it’s one of the most emotionally painful and physically draining feelings to watch someone, who has been your one constant source of strength for as long as you can remember, slowly decline in health and spirit.
Again, I am the youngest staff member. More importantly, I am the only person of color at my job. There are also no female attorneys, only female assistants. Don’t get me wrong — everyone has been welcoming, warm, and helpful. I have no complaints whatsoever. In fact, I’m ecstatic that I found a job with an immediate full time need for the exact length of time that I’ll be available. I’m also extremely grateful that I can now buy people Christmas presents with my own money 0:) I am, however, excited to break this mold in the coming years. Ladies and gents, “hit the ground running”.
I’m not as old school as the people that raised me. You may be my “elder” and I may respond and interact with you in ways that appear to be normal, but I don’t respect you. Or anything you stand for, to be clear. I do it for those that I would hurt if I were to act otherwise. I have one thing to thank you for. Maybe two. The phrase “don’t bite the hand that feeds you” should, but doesn’t even apply to you. My civility and tolerance for you are bred from my respect for others, though it’s against my will. I don’t really like you…….at all. Thanks for teaching me what qualities I loathe in others.
I walked into an empty conference room. On the 17th floor of a luxurious downtown high rise, all I could see was the view of the downtown San Diego skyline and glimpses of the San Diego bay between the sticks of tall buildings. My coworker and I nearly left, until a woman popped up off the ground, making herself visible to us. She was a client of our organization, and after seeing our staff months ago for a legal orientation presentation, she decided to apply for asylum in the United States. The organization that I intern for was able to find her a pro-bono attorney, providing free legal counsel in her asylum case. As a new staff member, this was my first time meeting her. This was also her first full day of liberation from physical custody by immigration services.
Her story shook me. Of the traumatic cases of human rights abuses I’ve seen, hers were among the most horrific. She left her country, her family, and all she knew behind for the land of opportunity. She sought protection, rights, and freedom. For this, she sat in a detention center for 5 months.
Undocumented immigrants and arriving aliens are commonly placed in detention centers awaiting their court hearings. The backlog of cases makes immigration proceedings persist for months, and often, the plaintiff remains in custody until the Judge rules in their favor or they are deported to their home country. This could mean returning to a place where drug cartels are awaiting their arrival; where opposing political parties are hunting after them; or where gangs are hungry for retribution, recruitment, or extortion.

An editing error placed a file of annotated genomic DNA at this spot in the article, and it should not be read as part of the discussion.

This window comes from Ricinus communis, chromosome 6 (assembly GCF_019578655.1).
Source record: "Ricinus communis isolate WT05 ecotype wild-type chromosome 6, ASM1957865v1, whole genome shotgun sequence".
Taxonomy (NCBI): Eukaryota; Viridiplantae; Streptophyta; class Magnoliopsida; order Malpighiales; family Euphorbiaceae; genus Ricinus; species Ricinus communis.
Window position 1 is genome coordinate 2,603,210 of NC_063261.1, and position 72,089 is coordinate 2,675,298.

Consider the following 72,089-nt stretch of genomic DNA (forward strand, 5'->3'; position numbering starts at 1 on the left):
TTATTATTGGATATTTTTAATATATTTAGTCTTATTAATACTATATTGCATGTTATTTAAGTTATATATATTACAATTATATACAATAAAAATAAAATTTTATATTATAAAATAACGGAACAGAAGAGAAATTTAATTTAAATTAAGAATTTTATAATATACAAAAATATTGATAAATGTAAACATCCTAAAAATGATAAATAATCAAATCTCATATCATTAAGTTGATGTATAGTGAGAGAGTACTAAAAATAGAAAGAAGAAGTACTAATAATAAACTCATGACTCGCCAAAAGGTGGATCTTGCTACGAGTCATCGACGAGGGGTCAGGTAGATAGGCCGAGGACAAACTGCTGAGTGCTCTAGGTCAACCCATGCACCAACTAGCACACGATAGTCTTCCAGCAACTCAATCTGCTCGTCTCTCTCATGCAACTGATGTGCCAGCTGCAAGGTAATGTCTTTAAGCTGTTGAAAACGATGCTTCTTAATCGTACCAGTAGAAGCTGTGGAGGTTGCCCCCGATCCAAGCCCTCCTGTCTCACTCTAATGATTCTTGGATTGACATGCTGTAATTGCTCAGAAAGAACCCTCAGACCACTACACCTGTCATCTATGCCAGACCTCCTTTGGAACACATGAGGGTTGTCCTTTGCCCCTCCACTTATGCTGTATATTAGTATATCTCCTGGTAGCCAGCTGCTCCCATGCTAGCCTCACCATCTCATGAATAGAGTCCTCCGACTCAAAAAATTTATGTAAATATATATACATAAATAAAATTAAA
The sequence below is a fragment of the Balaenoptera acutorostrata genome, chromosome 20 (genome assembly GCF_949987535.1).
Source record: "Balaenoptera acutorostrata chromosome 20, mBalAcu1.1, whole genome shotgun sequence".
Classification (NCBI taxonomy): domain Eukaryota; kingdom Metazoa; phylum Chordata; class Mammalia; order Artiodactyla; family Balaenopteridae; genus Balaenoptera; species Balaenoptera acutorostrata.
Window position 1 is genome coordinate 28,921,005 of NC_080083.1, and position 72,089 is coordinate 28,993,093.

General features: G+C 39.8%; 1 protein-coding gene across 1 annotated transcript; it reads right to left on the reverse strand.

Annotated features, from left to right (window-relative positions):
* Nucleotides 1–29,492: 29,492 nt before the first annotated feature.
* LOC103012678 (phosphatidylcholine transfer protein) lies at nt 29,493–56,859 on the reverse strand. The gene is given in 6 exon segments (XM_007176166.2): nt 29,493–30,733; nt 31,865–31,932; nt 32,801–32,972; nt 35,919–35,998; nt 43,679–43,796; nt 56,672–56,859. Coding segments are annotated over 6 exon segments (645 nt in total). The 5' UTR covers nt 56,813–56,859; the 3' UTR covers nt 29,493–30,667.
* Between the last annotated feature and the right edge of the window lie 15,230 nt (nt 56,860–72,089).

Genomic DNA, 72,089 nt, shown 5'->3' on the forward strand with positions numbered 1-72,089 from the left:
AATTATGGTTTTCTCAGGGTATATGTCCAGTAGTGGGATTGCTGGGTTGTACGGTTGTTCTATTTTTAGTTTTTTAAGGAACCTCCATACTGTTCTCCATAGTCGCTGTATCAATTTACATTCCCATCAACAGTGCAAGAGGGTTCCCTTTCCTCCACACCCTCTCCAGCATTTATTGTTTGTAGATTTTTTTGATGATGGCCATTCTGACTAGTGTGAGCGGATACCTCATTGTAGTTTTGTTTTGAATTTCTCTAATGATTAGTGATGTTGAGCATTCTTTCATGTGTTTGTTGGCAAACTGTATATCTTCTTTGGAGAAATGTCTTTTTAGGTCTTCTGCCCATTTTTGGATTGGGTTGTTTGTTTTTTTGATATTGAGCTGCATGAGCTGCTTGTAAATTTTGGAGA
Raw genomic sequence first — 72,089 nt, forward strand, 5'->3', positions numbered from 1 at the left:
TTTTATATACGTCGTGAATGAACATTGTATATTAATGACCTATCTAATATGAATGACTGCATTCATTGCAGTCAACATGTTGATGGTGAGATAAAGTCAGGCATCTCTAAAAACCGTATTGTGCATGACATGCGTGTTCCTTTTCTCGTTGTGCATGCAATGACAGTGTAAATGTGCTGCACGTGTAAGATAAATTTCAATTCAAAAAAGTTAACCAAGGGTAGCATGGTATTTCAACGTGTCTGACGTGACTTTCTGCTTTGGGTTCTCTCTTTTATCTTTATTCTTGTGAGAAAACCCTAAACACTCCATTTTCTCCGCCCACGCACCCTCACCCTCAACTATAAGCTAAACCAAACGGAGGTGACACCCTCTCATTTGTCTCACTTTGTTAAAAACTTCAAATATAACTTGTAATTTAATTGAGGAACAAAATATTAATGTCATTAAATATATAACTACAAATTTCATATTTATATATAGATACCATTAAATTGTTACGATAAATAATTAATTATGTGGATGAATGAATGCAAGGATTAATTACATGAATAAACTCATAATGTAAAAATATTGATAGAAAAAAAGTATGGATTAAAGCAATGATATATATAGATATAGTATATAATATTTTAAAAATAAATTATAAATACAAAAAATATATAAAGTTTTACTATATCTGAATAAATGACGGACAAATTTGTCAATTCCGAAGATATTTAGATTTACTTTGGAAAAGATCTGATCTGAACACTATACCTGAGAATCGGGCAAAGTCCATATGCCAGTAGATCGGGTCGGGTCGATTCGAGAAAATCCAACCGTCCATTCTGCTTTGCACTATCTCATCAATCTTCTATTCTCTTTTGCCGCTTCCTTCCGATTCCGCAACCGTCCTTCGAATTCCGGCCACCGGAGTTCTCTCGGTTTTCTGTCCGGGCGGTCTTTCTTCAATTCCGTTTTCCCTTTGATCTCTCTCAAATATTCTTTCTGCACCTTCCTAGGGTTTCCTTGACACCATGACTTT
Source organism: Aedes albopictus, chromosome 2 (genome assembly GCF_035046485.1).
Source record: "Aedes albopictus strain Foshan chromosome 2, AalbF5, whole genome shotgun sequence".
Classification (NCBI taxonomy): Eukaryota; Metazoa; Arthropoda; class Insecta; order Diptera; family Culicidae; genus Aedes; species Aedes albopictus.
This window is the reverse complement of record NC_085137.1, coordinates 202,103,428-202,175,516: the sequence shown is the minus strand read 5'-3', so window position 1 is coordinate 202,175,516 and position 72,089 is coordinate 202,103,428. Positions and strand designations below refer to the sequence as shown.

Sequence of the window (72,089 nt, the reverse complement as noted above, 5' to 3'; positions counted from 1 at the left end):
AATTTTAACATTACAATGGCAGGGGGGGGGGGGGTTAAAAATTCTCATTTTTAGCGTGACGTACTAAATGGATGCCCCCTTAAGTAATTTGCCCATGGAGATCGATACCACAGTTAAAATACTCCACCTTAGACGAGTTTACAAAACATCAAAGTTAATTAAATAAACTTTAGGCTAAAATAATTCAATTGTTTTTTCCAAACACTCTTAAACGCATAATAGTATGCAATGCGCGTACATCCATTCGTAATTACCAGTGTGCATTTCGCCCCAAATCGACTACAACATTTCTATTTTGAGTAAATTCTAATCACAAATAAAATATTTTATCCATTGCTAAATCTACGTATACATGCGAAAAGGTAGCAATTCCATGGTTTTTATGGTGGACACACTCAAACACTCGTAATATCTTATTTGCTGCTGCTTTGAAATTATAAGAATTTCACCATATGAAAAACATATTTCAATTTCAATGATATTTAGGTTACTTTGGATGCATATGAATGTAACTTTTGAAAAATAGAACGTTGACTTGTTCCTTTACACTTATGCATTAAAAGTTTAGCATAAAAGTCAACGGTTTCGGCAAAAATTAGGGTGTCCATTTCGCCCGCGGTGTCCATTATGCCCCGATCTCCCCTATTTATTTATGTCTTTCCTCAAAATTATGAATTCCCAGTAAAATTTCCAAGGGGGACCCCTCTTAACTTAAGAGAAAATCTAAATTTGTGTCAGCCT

To top it all off, immigration courts are unlike criminal courts. You aren’t guaranteed a public defender by right. You either represent yourself, or shell out the Benjamin Franklins for legal representation. For many, this means funneling your life savings away in attorney’s fees, at times to untrustworthy and unethical counsel that only seeks to sucker in clients.
Back to this woman: she inspired me. No doubt about it; after being detained for five months, it was her unwavering religious fervor, constant appreciation and recognition of those that fought for her, and her ability to put her past aside and start anew. It was the stories of her dreams of getting married, raising a family, and her simple happiness about seeing the ocean that left me almost speechless. For those who know me, that’s a hard task to accomplish. Instead, she continued to tell my coworker and I about her favorite candy, inner thoughts about her life, and the differences between her home country and the United States. One can only to attempt to mentally occupy her shoes and try to recreate the feeling of being physically extricated from the detention facility and free of mind from legal complications. From my perspective, her resiliency was inspiring, and almost numbing in a sense. To witness someone express their gratitude for the work you do and to see the genuine emotions of relief and solace portrayed in a smile makes it all worth it. Never underestimate the power you hold to change another person’s life. Years ago, this was one of the underlying principles that pushed me in the direction to pursue a career in law. It’s experiences like this that hold my dream intact and fuel my desire to work hard to serve and defend others.
Rest in paradise to one of the sweetest friends I’ve ever had. I’ll keep this short because things like this get me uncontrollably emotional, but thank you. Thank you for keeping it real at all times and reminding me that life isn’t always so serious; that you only have one life to enjoy to its fullest, and if you do it right, once is more than enough. Thank you for being a living embodiment of love and laughter, for giving the best teddy bear hugs, and for always having a smile on your face and sharing it with the world. You’ve taught those around you by example to pursue what you love, and always have your heart open to those around you. I love you and will remember you always, Downey.